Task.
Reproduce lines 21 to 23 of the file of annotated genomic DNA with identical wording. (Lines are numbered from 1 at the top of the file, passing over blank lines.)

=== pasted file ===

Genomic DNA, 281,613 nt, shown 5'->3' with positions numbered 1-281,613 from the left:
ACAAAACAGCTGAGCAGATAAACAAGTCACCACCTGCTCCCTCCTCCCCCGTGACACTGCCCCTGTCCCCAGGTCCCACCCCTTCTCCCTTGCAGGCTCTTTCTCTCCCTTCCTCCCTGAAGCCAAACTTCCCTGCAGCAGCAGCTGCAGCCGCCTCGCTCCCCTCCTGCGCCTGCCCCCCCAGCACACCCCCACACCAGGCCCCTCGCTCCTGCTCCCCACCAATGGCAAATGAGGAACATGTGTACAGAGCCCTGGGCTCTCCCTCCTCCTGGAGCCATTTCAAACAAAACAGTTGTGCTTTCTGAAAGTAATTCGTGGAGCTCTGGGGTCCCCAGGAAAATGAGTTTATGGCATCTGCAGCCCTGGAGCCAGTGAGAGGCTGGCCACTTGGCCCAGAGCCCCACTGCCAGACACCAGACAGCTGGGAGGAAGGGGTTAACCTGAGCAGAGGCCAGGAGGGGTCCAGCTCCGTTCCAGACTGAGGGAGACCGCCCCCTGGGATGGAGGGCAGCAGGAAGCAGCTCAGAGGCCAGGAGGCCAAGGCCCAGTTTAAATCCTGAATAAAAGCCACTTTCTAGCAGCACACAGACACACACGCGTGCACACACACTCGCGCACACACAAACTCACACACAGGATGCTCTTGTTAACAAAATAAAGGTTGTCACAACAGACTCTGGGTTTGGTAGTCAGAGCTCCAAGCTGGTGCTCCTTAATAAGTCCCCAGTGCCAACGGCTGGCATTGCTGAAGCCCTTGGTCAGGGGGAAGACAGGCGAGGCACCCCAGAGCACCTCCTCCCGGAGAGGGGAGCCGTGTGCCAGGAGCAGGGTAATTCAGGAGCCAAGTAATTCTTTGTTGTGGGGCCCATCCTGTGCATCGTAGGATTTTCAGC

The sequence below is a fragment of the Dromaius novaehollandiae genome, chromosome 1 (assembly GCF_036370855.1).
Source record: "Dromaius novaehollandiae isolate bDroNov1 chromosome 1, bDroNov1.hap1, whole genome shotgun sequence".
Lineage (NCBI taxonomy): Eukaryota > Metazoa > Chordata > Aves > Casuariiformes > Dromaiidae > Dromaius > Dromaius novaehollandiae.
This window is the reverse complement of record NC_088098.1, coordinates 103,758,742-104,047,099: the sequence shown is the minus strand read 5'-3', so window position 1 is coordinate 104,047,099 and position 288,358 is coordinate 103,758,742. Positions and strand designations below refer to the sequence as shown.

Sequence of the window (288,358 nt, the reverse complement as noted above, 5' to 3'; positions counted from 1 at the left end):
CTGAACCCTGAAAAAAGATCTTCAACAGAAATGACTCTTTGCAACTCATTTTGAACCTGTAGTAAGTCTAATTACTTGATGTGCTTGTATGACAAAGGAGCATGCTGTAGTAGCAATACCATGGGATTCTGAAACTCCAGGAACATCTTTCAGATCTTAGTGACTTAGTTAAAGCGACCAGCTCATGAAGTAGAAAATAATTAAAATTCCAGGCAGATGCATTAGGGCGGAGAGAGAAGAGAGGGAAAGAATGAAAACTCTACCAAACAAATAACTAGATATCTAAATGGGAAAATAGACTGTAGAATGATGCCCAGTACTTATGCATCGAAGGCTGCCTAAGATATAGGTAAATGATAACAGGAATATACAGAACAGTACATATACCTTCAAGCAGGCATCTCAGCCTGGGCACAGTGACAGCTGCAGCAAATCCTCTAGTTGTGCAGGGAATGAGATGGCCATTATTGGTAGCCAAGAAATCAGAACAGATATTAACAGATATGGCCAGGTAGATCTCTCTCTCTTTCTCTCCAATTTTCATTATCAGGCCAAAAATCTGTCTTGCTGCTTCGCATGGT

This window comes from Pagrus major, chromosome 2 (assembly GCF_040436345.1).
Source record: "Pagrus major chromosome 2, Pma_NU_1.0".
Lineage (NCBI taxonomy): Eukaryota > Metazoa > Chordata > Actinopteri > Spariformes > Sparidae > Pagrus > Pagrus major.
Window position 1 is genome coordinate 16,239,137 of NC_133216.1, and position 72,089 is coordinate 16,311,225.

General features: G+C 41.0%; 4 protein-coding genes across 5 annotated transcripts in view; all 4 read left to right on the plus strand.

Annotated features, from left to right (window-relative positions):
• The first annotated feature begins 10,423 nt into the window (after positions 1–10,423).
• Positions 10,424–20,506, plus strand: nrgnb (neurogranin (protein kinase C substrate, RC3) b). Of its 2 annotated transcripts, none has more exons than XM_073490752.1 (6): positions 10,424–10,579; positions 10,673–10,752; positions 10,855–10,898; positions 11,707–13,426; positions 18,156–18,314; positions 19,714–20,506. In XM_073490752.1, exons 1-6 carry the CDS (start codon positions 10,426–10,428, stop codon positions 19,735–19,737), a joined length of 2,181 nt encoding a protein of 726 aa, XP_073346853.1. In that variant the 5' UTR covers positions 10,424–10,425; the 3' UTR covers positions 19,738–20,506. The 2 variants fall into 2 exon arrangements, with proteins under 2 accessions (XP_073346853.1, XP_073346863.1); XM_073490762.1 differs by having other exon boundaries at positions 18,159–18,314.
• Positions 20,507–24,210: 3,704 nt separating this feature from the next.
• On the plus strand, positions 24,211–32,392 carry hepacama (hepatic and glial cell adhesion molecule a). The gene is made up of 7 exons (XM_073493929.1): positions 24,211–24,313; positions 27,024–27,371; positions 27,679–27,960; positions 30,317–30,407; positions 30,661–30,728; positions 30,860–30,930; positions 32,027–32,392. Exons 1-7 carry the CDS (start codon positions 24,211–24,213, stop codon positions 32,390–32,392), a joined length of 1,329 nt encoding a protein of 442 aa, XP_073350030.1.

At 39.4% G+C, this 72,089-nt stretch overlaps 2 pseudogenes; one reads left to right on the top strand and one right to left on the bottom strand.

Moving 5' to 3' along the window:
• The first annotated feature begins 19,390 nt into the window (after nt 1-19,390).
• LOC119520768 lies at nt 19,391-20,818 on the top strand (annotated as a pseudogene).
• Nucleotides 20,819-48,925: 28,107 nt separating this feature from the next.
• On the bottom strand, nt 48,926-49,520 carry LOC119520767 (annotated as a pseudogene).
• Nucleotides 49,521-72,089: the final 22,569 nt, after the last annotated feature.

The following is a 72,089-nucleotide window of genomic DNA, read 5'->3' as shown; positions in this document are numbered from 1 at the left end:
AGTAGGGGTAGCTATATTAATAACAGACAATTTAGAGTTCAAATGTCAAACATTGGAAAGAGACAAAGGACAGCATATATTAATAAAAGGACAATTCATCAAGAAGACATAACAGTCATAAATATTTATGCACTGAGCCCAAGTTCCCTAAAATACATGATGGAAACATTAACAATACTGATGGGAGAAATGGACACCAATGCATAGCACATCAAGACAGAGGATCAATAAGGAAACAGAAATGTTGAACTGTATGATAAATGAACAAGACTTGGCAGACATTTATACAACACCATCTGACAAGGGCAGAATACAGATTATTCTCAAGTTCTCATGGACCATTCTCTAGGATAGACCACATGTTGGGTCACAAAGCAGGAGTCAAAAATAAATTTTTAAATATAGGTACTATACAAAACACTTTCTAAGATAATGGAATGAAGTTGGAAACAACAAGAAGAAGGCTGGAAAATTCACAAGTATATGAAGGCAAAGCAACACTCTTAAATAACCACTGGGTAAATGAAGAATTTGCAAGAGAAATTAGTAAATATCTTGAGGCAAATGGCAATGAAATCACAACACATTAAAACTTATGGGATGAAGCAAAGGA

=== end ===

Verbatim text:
• The first annotated feature begins 19,390 nt into the window (after nt 1-19,390).
• LOC119520768 lies at nt 19,391-20,818 on the top strand (annotated as a pseudogene).
• Nucleotides 20,819-48,925: 28,107 nt separating this feature from the next.